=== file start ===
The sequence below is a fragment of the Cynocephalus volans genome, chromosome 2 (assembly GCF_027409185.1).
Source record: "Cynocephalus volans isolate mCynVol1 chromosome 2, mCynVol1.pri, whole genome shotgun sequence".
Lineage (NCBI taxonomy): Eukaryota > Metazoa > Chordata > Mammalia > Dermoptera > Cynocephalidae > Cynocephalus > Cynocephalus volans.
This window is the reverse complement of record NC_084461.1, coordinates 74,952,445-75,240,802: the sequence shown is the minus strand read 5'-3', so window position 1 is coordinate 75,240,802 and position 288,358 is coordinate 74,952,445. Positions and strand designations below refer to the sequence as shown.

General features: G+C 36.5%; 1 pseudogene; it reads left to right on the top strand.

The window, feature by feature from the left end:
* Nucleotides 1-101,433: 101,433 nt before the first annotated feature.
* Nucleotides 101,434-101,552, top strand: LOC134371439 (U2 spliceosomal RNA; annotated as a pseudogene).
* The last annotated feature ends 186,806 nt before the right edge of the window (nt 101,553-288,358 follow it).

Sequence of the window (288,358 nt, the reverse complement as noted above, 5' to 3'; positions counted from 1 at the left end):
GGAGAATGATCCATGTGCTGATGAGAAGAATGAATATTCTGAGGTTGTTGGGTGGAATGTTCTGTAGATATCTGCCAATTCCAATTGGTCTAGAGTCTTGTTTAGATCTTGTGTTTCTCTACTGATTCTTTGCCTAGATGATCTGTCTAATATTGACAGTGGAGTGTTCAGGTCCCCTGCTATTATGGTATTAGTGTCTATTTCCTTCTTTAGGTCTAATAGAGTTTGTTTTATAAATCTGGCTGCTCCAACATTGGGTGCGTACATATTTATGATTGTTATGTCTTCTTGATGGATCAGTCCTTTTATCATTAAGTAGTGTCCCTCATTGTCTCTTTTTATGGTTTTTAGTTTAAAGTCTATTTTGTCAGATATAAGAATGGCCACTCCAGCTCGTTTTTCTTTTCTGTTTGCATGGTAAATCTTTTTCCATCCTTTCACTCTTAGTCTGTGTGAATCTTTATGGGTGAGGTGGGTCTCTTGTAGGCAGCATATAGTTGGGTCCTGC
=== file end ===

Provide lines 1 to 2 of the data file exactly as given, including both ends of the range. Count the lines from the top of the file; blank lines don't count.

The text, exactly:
The sequence below is a fragment of the Cynocephalus volans genome, chromosome 2 (assembly GCF_027409185.1).
Source record: "Cynocephalus volans isolate mCynVol1 chromosome 2, mCynVol1.pri, whole genome shotgun sequence".